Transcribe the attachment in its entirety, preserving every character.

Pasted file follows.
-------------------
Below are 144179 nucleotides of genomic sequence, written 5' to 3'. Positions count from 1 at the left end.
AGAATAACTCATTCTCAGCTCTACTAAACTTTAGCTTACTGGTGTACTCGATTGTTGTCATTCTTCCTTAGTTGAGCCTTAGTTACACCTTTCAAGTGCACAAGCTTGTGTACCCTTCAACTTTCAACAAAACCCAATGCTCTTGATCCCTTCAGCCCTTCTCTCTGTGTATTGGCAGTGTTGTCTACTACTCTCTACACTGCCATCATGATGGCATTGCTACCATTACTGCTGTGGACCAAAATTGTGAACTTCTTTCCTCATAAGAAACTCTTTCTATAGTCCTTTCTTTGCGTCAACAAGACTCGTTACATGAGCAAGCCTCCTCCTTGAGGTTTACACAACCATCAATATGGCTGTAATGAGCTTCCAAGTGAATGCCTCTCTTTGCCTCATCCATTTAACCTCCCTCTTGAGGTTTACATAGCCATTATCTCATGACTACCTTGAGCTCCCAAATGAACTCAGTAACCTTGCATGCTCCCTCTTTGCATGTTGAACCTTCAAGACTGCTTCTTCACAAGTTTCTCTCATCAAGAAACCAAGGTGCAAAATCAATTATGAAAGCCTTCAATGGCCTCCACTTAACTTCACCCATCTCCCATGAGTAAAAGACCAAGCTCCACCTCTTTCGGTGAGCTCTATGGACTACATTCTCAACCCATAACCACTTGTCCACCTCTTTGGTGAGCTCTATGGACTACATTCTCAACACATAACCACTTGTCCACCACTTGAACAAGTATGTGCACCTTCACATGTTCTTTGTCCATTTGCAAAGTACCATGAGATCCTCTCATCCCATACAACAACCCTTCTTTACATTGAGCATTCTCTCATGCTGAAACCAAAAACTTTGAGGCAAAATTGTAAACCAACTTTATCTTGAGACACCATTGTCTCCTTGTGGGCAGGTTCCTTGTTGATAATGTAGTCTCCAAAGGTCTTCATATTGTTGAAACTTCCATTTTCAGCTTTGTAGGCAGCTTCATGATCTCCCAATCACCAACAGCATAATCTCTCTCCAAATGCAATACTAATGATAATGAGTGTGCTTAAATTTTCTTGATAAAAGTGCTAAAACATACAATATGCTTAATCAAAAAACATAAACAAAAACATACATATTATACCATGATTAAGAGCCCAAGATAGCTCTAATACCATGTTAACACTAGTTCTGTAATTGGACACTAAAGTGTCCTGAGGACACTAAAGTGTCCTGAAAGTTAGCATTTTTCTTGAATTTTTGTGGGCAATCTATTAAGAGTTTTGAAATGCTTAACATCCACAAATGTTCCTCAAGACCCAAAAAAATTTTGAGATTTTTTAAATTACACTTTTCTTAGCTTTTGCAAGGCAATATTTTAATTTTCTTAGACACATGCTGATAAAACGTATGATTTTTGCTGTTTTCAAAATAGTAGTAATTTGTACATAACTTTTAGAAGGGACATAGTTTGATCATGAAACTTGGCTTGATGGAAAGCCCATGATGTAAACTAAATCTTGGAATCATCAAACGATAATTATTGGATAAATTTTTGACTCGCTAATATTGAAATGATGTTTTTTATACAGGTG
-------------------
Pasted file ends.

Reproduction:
Below are 144179 nucleotides of genomic sequence, written 5' to 3'. Positions count from 1 at the left end.
AGAATAACTCATTCTCAGCTCTACTAAACTTTAGCTTACTGGTGTACTCGATTGTTGTCATTCTTCCTTAGTTGAGCCTTAGTTACACCTTTCAAGTGCACAAGCTTGTGTACCCTTCAACTTTCAACAAAACCCAATGCTCTTGATCCCTTCAGCCCTTCTCTCTGTGTATTGGCAGTGTTGTCTACTACTCTCTACACTGCCATCATGATGGCATTGCTACCATTACTGCTGTGGACCAAAATTGTGAACTTCTTTCCTCATAAGAAACTCTTTCTATAGTCCTTTCTTTGCGTCAACAAGACTCGTTACATGAGCAAGCCTCCTCCTTGAGGTTTACACAACCATCAATATGGCTGTAATGAGCTTCCAAGTGAATGCCTCTCTTTGCCTCATCCATTTAACCTCCCTCTTGAGGTTTACATAGCCATTATCTCATGACTACCTTGAGCTCCCAAATGAACTCAGTAACCTTGCATGCTCCCTCTTTGCATGTTGAACCTTCAAGACTGCTTCTTCACAAGTTTCTCTCATCAAGAAACCAAGGTGCAAAATCAATTATGAAAGCCTTCAATGGCCTCCACTTAACTTCACCCATCTCCCATGAGTAAAAGACCAAGCTCCACCTCTTTCGGTGAGCTCTATGGACTACATTCTCAACCCATAACCACTTGTCCACCTCTTTGGTGAGCTCTATGGACTACATTCTCAACACATAACCACTTGTCCACCACTTGAACAAGTATGTGCACCTTCACATGTTCTTTGTCCATTTGCAAAGTACCATGAGATCCTCTCATCCCATACAACAACCCTTCTTTACATTGAGCATTCTCTCATGCTGAAACCAAAAACTTTGAGGCAAAATTGTAAACCAACTTTATCTTGAGACACCATTGTCTCCTTGTGGGCAGGTTCCTTGTTGATAATGTAGTCTCCAAAGGTCTTCATATTGTTGAAACTTCCATTTTCAGCTTTGTAGGCAGCTTCATGATCTCCCAATCACCAACAGCATAATCTCTCTCCAAATGCAATACTAATGATAATGAGTGTGCTTAAATTTTCTTGATAAAAGTGCTAAAACATACAATATGCTTAATCAAAAAACATAAACAAAAACATACATATTATACCATGATTAAGAGCCCAAGATAGCTCTAATACCATGTTAACACTAGTTCTGTAATTGGACACTAAAGTGTCCTGAGGACACTAAAGTGTCCTGAAAGTTAGCATTTTTCTTGAATTTTTGTGGGCAATCTATTAAGAGTTTTGAAATGCTTAACATCCACAAATGTTCCTCAAGACCCAAAAAAATTTTGAGATTTTTTAAATTACACTTTTCTTAGCTTTTGCAAGGCAATATTTTAATTTTCTTAGACACATGCTGATAAAACGTATGATTTTTGCTGTTTTCAAAATAGTAGTAATTTGTACATAACTTTTAGAAGGGACATAGTTTGATCATGAAACTTGGCTTGATGGAAAGCCCATGATGTAAACTAAATCTTGGAATCATCAAACGATAATTATTGGATAAATTTTTGACTCGCTAATATTGAAATGATGTTTTTTATACAGGTG